58. Artist ear rings that happen to be with ton available in the market today are just gorgeous and punctiliously developed

  59. За статью премного благодарен, все по делу, достаточно много кто это использует

  60. Давно искала эту информацию, спасибо.

  61. Было бы интересно узнать поподробнее

  62. Зачет! и ниипет!

  63. Не блог, а поток хороших новостей. Как у вас так получается?

  64. Было бы интересно узнать поподробнее

  65. Хорошая статья. Краткость явно Ваша сестра

  66. Огромное спасибо за инфу. Автору респект и уважуха.

  67. кстати автору хочу предложить установить от яндекс.денег

  68. OPENVZ says:

    И опять об этом. Если поисковики научатся понимать смысл, то блогерам придется поизголяться, чтобы быть читаемыми и не похожими на других.

  69. сумки says:

    Хотелось бы видеть надпись – to be continied…

  70. Думаю, какую полезную информацию можно извлечь из этого материала

  71. Спасибо за пост. Позновательно.Админ я не могу зарегестрироваться может я просто не то делаю ?

  72. Спасибочки, я когда устаю работать перерывчики делаю, к вам бывает заглядываю, так держать.

  73. бляди says:

    Здравствуй! Спасибо за подаренные хорошие эмоции

  74. Спасибо за пост. Позновательно.Админ я не могу зарегестрироваться может я просто не то делаю ?

  75. Можно и поспорить по этому вопросу, ведь только в споре может родиться истина.

  76. винда says:

    Не блог, а поток хороших новостей. Как у вас так получается?

  77. блог знакомый в аську ссылку кинул

  78. Отличная статья Спасибо огромное

  79. Зер гуд ставлю 5 балов.

  80. Бесплатный совет: заведи у себя в блоге рубрику типа “самые горячие обсуждения” или что-то в этом роде. Там можно будет комментировать самые обсуждаемые темы блога…

  81. Жаль, что в Интернете мало находила таких содержательных материалов

  82. я бы кое-что добавила, но по сути сказано все

  83. Разместил это на своем блоге с ссылкой на ваш сайт. Надеюсь, Вам это какую-нибудь пользу принесет

  84. Большой пост Занесу в закладки. С утра прочту

  85. Ух ты, мне понравилось!

  86. Думаю, какую полезную информацию можно извлечь из этого материала

  87. И опять об этом. Если поисковики научатся понимать смысл, то блогерам придется поизголяться, чтобы быть читаемыми и не похожими на других.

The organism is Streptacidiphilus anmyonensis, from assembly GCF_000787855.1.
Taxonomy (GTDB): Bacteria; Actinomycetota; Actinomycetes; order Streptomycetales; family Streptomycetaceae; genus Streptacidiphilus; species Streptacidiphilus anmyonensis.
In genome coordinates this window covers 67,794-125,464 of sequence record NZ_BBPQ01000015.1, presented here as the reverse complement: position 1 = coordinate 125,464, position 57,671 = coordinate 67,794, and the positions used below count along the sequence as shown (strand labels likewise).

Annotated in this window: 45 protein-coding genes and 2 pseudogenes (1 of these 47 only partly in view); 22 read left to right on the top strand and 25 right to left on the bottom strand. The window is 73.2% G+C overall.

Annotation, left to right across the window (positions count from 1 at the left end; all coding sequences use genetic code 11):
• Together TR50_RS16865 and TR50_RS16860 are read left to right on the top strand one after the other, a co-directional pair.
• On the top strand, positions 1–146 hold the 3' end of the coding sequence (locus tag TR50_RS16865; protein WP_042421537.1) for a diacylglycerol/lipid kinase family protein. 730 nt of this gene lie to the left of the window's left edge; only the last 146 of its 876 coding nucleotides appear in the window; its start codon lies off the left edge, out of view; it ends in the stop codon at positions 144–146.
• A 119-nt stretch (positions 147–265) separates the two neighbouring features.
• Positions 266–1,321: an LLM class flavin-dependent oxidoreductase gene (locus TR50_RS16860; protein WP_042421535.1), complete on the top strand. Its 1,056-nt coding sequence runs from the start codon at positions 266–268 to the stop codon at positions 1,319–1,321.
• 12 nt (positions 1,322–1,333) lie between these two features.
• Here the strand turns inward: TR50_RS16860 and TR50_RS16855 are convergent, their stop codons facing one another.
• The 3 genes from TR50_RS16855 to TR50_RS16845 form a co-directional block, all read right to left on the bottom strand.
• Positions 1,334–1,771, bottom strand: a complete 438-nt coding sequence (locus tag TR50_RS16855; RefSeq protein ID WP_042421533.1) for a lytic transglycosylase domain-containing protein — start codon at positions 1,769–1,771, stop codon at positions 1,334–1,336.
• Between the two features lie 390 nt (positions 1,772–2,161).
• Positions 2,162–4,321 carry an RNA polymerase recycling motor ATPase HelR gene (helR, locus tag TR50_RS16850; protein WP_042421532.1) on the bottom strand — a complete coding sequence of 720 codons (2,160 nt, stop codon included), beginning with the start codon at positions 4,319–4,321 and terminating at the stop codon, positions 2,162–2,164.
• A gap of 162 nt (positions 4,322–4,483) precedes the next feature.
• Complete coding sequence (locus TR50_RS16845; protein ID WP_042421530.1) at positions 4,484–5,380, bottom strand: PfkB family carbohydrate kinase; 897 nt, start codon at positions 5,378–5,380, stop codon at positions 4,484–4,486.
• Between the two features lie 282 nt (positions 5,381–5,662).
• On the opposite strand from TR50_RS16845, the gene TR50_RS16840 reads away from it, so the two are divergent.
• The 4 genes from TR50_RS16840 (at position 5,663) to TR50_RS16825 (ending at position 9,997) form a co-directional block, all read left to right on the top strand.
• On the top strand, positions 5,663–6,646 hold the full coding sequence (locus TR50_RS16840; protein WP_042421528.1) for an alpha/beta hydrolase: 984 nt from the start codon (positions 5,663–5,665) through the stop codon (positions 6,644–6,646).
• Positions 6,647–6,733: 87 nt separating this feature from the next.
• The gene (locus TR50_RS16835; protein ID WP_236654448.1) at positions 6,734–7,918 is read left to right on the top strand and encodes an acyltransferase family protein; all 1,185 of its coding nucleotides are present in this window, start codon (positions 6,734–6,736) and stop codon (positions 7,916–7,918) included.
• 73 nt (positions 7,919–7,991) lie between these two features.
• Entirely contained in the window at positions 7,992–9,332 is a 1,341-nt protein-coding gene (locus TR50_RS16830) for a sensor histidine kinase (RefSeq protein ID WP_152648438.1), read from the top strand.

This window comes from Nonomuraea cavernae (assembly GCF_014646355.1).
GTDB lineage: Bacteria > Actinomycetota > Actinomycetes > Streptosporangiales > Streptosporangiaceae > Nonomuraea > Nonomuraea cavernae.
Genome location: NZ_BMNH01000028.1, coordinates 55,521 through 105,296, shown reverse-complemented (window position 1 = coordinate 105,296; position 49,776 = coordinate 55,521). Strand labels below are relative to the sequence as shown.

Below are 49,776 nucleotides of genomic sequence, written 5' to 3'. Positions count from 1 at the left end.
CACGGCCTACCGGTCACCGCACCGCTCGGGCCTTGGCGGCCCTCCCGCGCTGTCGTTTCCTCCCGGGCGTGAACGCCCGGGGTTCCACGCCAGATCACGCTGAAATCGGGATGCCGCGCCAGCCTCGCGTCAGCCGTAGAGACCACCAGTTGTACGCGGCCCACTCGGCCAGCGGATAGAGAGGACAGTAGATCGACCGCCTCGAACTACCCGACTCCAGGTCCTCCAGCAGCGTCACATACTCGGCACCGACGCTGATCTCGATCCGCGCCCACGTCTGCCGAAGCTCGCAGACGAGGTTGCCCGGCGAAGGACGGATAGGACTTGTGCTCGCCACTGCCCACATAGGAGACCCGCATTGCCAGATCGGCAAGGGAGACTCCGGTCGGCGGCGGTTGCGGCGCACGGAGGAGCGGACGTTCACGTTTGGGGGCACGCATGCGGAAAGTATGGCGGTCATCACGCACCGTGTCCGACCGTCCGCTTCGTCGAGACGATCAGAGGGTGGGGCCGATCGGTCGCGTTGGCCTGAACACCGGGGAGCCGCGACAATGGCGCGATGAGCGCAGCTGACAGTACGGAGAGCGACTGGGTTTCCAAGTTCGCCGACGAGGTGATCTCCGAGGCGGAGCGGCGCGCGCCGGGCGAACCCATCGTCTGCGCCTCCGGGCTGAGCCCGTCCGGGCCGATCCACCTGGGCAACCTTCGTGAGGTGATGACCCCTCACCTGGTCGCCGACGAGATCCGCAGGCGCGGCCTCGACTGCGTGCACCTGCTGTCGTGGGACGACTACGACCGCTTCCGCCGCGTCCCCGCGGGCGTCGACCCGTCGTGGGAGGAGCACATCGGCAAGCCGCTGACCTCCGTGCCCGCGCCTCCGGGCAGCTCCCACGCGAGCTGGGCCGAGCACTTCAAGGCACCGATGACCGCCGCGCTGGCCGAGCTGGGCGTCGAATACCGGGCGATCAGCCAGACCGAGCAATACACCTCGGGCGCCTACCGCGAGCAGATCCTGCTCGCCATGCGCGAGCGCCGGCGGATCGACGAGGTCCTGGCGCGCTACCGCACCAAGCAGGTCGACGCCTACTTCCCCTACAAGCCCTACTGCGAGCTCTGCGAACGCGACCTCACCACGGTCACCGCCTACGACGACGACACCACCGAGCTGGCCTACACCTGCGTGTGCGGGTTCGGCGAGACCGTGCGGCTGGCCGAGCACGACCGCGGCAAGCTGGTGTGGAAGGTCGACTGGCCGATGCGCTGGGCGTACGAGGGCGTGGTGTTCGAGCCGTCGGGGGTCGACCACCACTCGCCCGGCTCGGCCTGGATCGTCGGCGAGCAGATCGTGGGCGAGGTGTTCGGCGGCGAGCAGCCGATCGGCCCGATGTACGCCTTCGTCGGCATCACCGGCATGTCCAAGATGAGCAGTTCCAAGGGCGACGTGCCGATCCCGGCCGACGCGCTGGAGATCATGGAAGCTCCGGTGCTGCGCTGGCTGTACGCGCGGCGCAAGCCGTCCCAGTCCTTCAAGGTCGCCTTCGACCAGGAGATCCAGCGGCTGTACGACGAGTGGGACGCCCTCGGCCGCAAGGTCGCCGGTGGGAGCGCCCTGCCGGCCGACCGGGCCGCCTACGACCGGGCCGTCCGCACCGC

88. сначала не очень то до конца понял

  89. Не блог, а поток хороших новостей. Как у вас так получается?

  90. Восхитительно

  91. сначала не очень то до конца понял

  92. Большой пост Занесу в закладки. С утра прочту

  93. полностью поддерживаю, такие же мысли были.

  94. Было бы интересно узнать поподробнее

  95. Поздравляю, мне кажется это великолепная мысль

  96. Хотелось бы видеть надпись – to be continied…

  97. Well, all things considered…

  98. Отличный пост – слов нет. Спасибо.

  99. А представьте, если бы Ваш блог был бы повыше в рейтинге Яндекса, очень много бы людей прочли этот пост.

  100. А я сейчас обязательно подпишусь на такой блог!

  101. Конечно, мы все с удовольствием проводим время в сети, но далеко не всегда – с пользой. Вот и я тоже. Редко попадается что-то действительно стоящее, что-то, что не только рассмешит, но и заставит задуматься. Этот пост как раз – одно из ркдких исключений, когда читаешь с удовольствием и что-то для себя выносишь. Спасибо автору.

  102. Читая только ваш блог, я действительно расслабляюсь и получаю удовольствие

  103. Должен признать, вебмастер зачетно накропал.

  104. Remarkable issues here. I am very satisfied to look your post. Thanks a lot and I’m taking a look ahead to contact you. Will you please drop me a mail?

  105. Отлично написано. А главное хорошо разжевано.

  106. Hello very cool web site!! Guy .. Excellent .. Amazing .. I will bookmark your blog and take the feeds additionally?I’m glad to seek out so many helpful information here within the publish, we want develop more strategies on this regard, thanks for sharing. . . . . .

  107. This excellent website certainly has all the information I wanted about this subject and didn’t know who to ask.

  108. Зачет, сенкс автору